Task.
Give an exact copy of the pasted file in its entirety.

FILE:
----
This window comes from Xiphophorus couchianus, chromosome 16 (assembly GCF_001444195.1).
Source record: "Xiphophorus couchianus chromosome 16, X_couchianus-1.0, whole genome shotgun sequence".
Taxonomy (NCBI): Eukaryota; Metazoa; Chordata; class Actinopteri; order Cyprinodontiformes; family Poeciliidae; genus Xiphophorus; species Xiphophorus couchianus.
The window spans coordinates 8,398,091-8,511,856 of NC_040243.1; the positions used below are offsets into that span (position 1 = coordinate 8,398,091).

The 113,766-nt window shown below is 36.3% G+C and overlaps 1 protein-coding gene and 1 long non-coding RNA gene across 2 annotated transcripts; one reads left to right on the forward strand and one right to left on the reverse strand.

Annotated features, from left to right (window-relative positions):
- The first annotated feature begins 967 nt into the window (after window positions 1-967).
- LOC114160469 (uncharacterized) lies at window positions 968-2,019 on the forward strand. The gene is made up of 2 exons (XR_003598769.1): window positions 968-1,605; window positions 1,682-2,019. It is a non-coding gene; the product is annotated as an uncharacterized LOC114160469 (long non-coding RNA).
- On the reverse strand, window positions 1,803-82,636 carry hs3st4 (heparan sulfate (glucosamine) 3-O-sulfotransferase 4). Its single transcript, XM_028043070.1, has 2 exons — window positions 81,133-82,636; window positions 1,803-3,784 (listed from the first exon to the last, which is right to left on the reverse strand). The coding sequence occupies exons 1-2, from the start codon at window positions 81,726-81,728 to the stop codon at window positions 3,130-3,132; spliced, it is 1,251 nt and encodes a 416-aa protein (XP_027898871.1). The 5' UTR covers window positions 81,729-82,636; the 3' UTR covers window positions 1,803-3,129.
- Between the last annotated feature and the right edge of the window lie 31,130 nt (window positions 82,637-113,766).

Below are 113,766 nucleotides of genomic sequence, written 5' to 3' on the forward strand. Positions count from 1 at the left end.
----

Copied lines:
This window comes from Xiphophorus couchianus, chromosome 16 (assembly GCF_001444195.1).
Source record: "Xiphophorus couchianus chromosome 16, X_couchianus-1.0, whole genome shotgun sequence".
Taxonomy (NCBI): Eukaryota; Metazoa; Chordata; class Actinopteri; order Cyprinodontiformes; family Poeciliidae; genus Xiphophorus; species Xiphophorus couchianus.
The window spans coordinates 8,398,091-8,511,856 of NC_040243.1; the positions used below are offsets into that span (position 1 = coordinate 8,398,091).

The 113,766-nt window shown below is 36.3% G+C and overlaps 1 protein-coding gene and 1 long non-coding RNA gene across 2 annotated transcripts; one reads left to right on the forward strand and one right to left on the reverse strand.

Annotated features, from left to right (window-relative positions):
- The first annotated feature begins 967 nt into the window (after window positions 1-967).
- LOC114160469 (uncharacterized) lies at window positions 968-2,019 on the forward strand. The gene is made up of 2 exons (XR_003598769.1): window positions 968-1,605; window positions 1,682-2,019. It is a non-coding gene; the product is annotated as an uncharacterized LOC114160469 (long non-coding RNA).
- On the reverse strand, window positions 1,803-82,636 carry hs3st4 (heparan sulfate (glucosamine) 3-O-sulfotransferase 4). Its single transcript, XM_028043070.1, has 2 exons — window positions 81,133-82,636; window positions 1,803-3,784 (listed from the first exon to the last, which is right to left on the reverse strand). The coding sequence occupies exons 1-2, from the start codon at window positions 81,726-81,728 to the stop codon at window positions 3,130-3,132; spliced, it is 1,251 nt and encodes a 416-aa protein (XP_027898871.1). The 5' UTR covers window positions 81,729-82,636; the 3' UTR covers window positions 1,803-3,129.
- Between the last annotated feature and the right edge of the window lie 31,130 nt (window positions 82,637-113,766).

Below are 113,766 nucleotides of genomic sequence, written 5' to 3' on the forward strand. Positions count from 1 at the left end.